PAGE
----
Wyoming residents are closed-minded, disagreeable and not very conscientious compared to people in nearly every other state, according to a new study of the personalities of more than 600,000 people nationwide.

While that sounds like we're just plain surly, Wyomingites, take heart: At least we're not very neurotic.

The study was published in the September issue of the academic journal Perspectives on Psychological Science. It looked at the prevalence of five personality traits and created personality maps of the states and the District of Columbia.

The five traits were extroversion, or how outgoing and socially energetic people are; agreeableness — how friendly and cooperative people are; conscientiousness — how dutiful and reliable people are; neuroticism — how prone to anxiety and stress people are; and openness — how open to new ideas and new experiences people are.

The study ranked Wyoming second to last for openness and third to last for agreeableness. Wyoming residents were fourth to last in conscientiousness.

Wyomingites did much better for neuroses, however, or how prone they are to anxiety and stress. Wyoming ranked 15th in that area.

The study found that nearly all states that rated low in neuroticism were sunny and stereotypically laid-back Western and Midwestern states. New Yorkers and others in the "stress belt" of the Northeast tended to be more neurotic.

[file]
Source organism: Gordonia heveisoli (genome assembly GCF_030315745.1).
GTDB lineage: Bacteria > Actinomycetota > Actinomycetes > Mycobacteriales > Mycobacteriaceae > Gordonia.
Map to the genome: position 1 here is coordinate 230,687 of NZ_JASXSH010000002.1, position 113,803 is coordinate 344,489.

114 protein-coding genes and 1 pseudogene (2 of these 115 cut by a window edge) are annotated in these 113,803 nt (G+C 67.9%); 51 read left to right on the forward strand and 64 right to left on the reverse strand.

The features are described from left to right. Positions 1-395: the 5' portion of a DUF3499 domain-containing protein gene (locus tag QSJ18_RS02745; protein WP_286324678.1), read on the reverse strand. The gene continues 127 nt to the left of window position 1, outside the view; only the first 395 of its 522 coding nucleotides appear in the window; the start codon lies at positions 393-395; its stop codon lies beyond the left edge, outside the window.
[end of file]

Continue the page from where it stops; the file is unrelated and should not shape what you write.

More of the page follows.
The most neurotic state, though, was West Virginia. Other relatively impoverished states, such as Mississippi and Louisiana, also scored high on the neuroticism scale.

"Although these are preliminary findings and require more evaluation, they did throw up some striking geographical trends," said Peter J. Rentfrow, a University of Cambridge lecturer in social and political sciences who led the research.

"Obviously it's not as simple as saying that a person is guaranteed to be more anxious if they come from West Virginia or more religious because they happen to live in New Mexico. But we did find pretty clear signs that there are meaningful differences in the personalities of people living in different areas of the United States."

A University of Wyoming professor of psychology, Walt Scott, said the study was interesting and apparently well-done, but limited in what it could say about people in any given state. He said the study probably oversimplified the personalities of the states.

For example, the study compared states to each other but did not provide an objective benchmark for gauging personality traits, Scott said.

Scott wasn't surprised that Wyoming ranked low for extroversion and agreeableness.

"We're a sparsely populated state, and a rural state. If you like lots of people, cities, loud music, lights, a lot of social stuff going on, you're not going to move to Wyoming," he said. "So there's probably some selective migration going on."

He said Wyoming residents don't have to be as agreeable as people in more heavily populated areas because there aren't as many people around to please or cooperate with.